Companies in states without retail access instead shell out cash for a renewable energy source across state lines or located nearby, often using what DeGrandis termed “contract of difference.”

“It’s a financial hedge,” DeGrandis said. “We’re going to agree on a fixed market price. If my rate goes over that level, you pay me the difference; if it’s under, I pay you for a difference. Why is it virtual? I’m not actually getting electrons from that facility. Why do that?”

Without the “contract of difference,” wind facilities and solar farms might not take off.

“The wind facility couldn’t exist without the contract of difference, and the corporation says, ‘Look, I can build a wind facility,'” DeGrandis said, and it can add “green” to its brand.

Another element that could hamstring corporations looking to go green is wholesale deregulation, said RMI’s Donge.

It’s different from retail in that wholesale is composed of electricity sold on the market by power suppliers independent of utilities. Donge added that “different states have greater or lesser levels of wholesale deregulation and of retail competition.”

RMI’s Business Renewables Center focuses on areas under wholesale deregulation that is not broken out by state, but by utility, Donge said.

To double or not to double

Donge said fewer than two dozen Fortune 500 companies have signed off-site PPAs.

“Corporate renewable energy procurement is significant — it totaled about 1 GW last year — but it could and should be much larger,” the RMI April blog post read.

The center hopes to fashion solutions to smooth the way for corporate PPAs — for example, by creating case studies outlining what other companies have done.

“Very specifically, we create the knowledge that’s needed for the market,” Donge said. “We interview companies that have done this before so new companies don’t reinvent the wheel; write case studies and put out primers to address some of the really high barriers like accounting.”

DeGrandis and David Burton, a lawyer with experience dealing with renewable energy transactions in the Akin Gump Strauss Hauer & Feld LLP law firm, acknowledge the shortfall of information for corporations going green. Degrandis, however, is a little ambivalent about the role of RMI’s Business Renewable Center for future transactions.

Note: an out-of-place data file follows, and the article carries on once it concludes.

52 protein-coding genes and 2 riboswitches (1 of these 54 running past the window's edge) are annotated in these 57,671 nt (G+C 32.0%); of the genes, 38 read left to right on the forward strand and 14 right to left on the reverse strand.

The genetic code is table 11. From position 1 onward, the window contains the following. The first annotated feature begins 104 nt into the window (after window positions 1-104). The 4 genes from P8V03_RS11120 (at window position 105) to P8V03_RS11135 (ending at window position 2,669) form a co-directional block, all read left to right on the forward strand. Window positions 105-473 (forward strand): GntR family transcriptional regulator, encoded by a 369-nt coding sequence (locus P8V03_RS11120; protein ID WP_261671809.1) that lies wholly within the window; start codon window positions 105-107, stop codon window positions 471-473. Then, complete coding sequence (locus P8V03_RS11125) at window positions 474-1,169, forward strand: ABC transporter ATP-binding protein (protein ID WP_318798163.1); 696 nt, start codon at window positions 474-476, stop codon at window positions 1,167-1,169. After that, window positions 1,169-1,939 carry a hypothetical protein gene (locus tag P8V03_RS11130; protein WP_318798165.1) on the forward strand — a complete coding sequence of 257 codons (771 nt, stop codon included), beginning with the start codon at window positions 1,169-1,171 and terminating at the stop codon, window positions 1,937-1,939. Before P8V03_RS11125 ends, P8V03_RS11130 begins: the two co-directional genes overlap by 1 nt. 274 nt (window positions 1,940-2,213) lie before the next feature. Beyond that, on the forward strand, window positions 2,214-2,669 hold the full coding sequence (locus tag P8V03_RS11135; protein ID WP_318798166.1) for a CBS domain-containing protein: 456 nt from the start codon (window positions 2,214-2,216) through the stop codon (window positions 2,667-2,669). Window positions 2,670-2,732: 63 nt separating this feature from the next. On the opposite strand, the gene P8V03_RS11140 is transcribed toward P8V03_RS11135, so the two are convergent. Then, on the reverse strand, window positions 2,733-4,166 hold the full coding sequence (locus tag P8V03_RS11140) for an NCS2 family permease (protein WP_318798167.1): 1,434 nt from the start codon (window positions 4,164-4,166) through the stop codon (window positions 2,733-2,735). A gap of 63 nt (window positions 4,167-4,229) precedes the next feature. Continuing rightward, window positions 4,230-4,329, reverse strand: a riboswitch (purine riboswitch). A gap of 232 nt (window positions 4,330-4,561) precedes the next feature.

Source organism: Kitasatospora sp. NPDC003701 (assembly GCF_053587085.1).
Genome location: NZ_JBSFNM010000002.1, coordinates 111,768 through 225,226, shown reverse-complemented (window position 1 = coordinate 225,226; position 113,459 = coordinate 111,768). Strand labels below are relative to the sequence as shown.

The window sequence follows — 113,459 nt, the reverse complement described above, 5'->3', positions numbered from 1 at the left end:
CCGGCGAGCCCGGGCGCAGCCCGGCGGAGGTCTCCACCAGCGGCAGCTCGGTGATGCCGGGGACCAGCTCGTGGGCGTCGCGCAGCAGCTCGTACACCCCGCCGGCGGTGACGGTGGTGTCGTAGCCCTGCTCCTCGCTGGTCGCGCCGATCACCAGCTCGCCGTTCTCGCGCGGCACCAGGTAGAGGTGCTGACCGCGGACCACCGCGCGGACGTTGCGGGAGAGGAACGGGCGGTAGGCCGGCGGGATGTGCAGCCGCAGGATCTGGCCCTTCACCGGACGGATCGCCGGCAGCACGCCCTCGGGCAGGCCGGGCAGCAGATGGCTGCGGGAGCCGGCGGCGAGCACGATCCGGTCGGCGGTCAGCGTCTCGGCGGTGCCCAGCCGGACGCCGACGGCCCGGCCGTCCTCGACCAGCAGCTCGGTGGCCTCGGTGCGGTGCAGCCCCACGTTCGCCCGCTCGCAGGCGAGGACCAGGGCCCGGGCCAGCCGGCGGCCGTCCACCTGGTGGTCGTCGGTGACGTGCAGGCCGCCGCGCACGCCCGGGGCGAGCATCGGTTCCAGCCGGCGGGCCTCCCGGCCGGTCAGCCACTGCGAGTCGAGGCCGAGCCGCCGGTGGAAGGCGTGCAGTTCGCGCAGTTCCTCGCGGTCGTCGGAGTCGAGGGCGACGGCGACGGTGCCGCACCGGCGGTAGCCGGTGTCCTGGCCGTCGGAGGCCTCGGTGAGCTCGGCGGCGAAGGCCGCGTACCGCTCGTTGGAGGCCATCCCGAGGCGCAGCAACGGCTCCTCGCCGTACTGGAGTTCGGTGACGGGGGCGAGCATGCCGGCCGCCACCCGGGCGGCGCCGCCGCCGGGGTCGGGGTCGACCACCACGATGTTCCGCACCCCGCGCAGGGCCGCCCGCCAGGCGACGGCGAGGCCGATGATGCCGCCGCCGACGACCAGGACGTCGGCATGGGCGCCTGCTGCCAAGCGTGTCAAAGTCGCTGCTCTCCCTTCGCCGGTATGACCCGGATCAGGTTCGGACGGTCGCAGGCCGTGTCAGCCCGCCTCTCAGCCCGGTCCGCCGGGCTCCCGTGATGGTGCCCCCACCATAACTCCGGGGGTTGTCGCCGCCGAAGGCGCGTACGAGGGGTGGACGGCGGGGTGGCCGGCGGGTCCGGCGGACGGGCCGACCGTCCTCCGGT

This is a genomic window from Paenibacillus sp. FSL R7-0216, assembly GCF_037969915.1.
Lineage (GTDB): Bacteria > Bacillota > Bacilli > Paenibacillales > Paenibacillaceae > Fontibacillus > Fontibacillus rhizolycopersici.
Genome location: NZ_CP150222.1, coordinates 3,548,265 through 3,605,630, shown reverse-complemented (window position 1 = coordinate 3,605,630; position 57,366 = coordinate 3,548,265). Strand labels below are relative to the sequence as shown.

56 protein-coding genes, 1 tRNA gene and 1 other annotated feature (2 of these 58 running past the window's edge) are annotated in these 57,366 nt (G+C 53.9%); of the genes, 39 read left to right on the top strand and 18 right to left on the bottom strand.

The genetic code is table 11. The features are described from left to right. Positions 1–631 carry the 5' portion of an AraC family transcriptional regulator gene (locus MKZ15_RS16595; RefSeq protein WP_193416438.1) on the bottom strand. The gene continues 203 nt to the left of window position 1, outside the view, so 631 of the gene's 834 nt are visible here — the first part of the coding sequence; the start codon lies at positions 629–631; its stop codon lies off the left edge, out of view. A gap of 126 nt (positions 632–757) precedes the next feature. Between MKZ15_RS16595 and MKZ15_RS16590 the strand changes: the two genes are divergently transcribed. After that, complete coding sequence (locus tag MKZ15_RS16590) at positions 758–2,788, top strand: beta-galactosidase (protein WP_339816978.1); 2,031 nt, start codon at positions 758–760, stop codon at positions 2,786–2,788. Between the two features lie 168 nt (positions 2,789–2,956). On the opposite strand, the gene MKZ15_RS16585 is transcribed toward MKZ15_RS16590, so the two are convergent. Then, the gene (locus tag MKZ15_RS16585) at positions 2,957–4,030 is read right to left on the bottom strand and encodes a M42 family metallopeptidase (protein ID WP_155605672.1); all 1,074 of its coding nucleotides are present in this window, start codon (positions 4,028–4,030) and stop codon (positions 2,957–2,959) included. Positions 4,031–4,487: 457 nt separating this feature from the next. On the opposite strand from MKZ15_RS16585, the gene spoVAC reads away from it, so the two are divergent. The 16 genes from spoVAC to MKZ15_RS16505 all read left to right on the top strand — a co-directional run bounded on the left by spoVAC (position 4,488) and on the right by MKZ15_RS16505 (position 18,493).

“I think there have always been, quote, middlemen — maybe marketers, agents, operates as a consult — it’s just gotten popular as more companies look at these options,” DeGrandis said.

However, “these corporations have no energy background beyond paying the power bill every month. Energy is not their business; they need someone like a middleman to come in and help them through this process. They just need to understand what the middleman and incentives [are] and what they are getting out of the deal.”

Burton said the hours spent on untangling processes to secure a PPA nibble away at time that could be spent improving business.

“It really is a role for RMI on the business side; [it can] answer questions on how companies solve problems — make it so the company doesn’t have to reinvent the wheel by itself,” Burton added.

Future solutions

This week, the center held a workshop in San Francisco aimed at introducing corporations, lawyers experienced in renewable energy transactions and other players to one another.

According to a blog post released Monday morning, 75 corporations, NGOs and other stakeholders converged for the workshops, showing interest in their endeavors.

But the center can’t count any victories yet, at least not directly, Donge said. One sign “depends on how many transactions we make viable; the proof is in the pudding of how many MW we get online. That’s the tricky part. So if there’s a way we’ve added value … I’d like to think we’ve indirectly helped these transactions by lifting the knowledge level.”

She added that in order to claim a complete victory, “we have to be there since inception; right now, these deals take time.”